Researchers Lars Willnat and David H. Weaver from Indiana University recently published their findings in the report "The American Journalist in the Digital Age" based on interviews with over 1,000 American journalists working in all different fields. The results, including how they feel about controversial reporting practices, their job autonomy, and job satisfaction, are quite surprising when compared to survey results from 10 and even 30 years ago. 

Slightly More Than 100 Fantastic Pieces of Journalism

Conor Friedersdorf from The Atlantic released a comprehensive list of his favorite reads from 2013 and categorized them by topic: “Man Vs. Nature,” “War and Peace,” “Science and Beyond.”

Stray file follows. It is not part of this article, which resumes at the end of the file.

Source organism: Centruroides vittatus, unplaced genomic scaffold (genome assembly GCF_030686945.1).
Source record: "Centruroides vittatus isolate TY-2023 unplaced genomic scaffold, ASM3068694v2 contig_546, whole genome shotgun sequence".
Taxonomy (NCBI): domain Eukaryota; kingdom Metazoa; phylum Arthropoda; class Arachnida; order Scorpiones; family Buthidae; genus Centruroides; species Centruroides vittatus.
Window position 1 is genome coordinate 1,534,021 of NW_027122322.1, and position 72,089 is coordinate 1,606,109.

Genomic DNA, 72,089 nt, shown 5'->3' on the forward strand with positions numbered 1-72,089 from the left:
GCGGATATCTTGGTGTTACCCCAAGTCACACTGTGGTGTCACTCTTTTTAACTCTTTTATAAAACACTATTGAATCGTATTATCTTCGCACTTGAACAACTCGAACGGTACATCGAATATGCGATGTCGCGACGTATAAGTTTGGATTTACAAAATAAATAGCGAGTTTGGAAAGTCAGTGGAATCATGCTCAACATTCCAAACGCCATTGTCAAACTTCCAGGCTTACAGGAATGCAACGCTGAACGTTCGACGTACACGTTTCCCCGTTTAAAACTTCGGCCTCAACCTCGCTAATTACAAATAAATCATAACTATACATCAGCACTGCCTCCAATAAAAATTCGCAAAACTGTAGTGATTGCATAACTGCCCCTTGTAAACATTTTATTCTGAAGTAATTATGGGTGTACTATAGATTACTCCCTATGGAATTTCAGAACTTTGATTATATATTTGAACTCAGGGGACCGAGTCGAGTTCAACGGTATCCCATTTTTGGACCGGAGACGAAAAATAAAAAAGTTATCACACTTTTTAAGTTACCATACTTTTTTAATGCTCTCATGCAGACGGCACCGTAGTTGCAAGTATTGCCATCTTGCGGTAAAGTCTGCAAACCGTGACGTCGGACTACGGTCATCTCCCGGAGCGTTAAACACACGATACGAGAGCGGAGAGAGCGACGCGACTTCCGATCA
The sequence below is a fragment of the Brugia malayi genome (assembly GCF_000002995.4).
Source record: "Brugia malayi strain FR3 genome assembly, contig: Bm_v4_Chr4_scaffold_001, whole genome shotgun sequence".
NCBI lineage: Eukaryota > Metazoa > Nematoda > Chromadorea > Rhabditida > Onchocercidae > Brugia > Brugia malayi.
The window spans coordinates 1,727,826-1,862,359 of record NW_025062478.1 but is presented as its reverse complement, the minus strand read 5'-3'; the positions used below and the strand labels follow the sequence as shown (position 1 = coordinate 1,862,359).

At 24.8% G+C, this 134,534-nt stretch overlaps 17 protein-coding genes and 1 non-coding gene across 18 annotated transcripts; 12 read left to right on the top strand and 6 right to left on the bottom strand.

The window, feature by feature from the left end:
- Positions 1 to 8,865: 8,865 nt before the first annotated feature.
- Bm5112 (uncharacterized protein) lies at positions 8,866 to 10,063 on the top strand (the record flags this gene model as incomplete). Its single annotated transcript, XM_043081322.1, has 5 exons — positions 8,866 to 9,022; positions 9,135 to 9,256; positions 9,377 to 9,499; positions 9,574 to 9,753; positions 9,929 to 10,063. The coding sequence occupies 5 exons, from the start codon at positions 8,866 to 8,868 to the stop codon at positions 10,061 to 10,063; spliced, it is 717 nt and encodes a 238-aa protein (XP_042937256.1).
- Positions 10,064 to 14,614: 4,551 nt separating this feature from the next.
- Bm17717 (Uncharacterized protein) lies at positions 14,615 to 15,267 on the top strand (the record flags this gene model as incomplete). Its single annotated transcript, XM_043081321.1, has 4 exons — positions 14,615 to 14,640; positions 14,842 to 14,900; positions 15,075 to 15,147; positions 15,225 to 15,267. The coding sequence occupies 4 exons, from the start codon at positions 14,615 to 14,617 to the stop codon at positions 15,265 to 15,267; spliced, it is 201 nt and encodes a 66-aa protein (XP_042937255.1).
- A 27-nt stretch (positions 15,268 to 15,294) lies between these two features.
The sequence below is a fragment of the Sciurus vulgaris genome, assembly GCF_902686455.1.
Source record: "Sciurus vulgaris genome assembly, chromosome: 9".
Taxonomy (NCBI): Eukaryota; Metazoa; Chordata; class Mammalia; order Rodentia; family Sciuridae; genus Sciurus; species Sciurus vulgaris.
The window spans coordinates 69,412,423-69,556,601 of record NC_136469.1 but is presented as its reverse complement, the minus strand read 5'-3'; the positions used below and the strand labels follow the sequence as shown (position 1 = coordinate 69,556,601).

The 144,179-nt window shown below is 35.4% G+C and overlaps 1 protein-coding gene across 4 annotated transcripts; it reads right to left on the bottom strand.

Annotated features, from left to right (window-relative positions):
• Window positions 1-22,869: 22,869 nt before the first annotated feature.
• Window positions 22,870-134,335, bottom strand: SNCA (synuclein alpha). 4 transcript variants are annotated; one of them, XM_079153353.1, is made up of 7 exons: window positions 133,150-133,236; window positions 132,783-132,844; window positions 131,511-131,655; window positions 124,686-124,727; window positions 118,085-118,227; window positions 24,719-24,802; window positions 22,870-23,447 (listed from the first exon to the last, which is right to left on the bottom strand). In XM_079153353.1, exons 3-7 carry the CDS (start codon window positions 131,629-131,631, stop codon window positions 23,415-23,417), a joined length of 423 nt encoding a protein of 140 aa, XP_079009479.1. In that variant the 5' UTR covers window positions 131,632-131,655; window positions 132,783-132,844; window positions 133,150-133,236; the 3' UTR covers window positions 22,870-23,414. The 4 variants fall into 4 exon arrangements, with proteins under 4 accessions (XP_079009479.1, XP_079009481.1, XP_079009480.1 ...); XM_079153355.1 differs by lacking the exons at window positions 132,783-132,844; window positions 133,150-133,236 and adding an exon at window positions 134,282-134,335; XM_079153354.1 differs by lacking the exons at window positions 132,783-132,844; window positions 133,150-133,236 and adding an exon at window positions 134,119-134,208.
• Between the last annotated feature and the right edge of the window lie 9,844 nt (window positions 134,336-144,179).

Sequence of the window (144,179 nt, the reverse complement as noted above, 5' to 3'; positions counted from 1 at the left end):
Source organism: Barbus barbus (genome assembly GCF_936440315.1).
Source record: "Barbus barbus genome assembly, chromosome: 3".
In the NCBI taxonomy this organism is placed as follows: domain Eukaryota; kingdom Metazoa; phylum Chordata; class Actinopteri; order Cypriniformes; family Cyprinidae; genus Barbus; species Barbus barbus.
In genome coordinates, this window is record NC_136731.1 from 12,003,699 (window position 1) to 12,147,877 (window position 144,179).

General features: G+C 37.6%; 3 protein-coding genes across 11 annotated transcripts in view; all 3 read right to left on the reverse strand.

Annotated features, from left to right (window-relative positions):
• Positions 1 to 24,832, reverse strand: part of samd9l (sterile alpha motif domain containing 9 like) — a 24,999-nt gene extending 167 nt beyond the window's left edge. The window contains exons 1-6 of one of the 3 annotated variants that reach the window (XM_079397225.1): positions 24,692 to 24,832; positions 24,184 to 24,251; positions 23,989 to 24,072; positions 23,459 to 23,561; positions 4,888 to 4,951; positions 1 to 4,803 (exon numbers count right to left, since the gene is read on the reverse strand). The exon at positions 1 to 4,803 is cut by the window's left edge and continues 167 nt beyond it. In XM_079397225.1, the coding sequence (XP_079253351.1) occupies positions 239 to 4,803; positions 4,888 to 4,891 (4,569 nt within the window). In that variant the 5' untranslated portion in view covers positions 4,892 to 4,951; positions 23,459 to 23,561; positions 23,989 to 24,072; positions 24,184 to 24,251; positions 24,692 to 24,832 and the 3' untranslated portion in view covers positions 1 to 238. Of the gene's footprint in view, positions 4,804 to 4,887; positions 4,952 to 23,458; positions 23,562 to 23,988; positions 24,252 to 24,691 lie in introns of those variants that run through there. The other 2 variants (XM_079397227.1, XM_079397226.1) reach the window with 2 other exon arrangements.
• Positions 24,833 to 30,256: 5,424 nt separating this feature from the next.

Going through the list is quite possibly the best way to lose track of several hours of your day today. 

FJP: Some of my own favorites in this list of favorites include Learning about Humanity on Public Transportation by Chris Gethard, The Only Black Guy at the Indie Rock Show by Martin Douglas, and A Pickpocket’s Tale by Adam Green. Hopefully you’ll see some of your favorite pieces on the list and discover many more to add to your own reading list. —Mariana

1:00 P.M.

“Let’s see what’s in the paper today.” He reaches across the table for Tadeo Martínez’s newspaper. “Is there a story we could go out and cover?” he asks. He studies the front page and shakes his head in disapproval. “Incredible,” he says. “This is a local paper and not one story about Cartagena on the front page. Tell your boss, Tadeo, that a local paper should have local front-page news.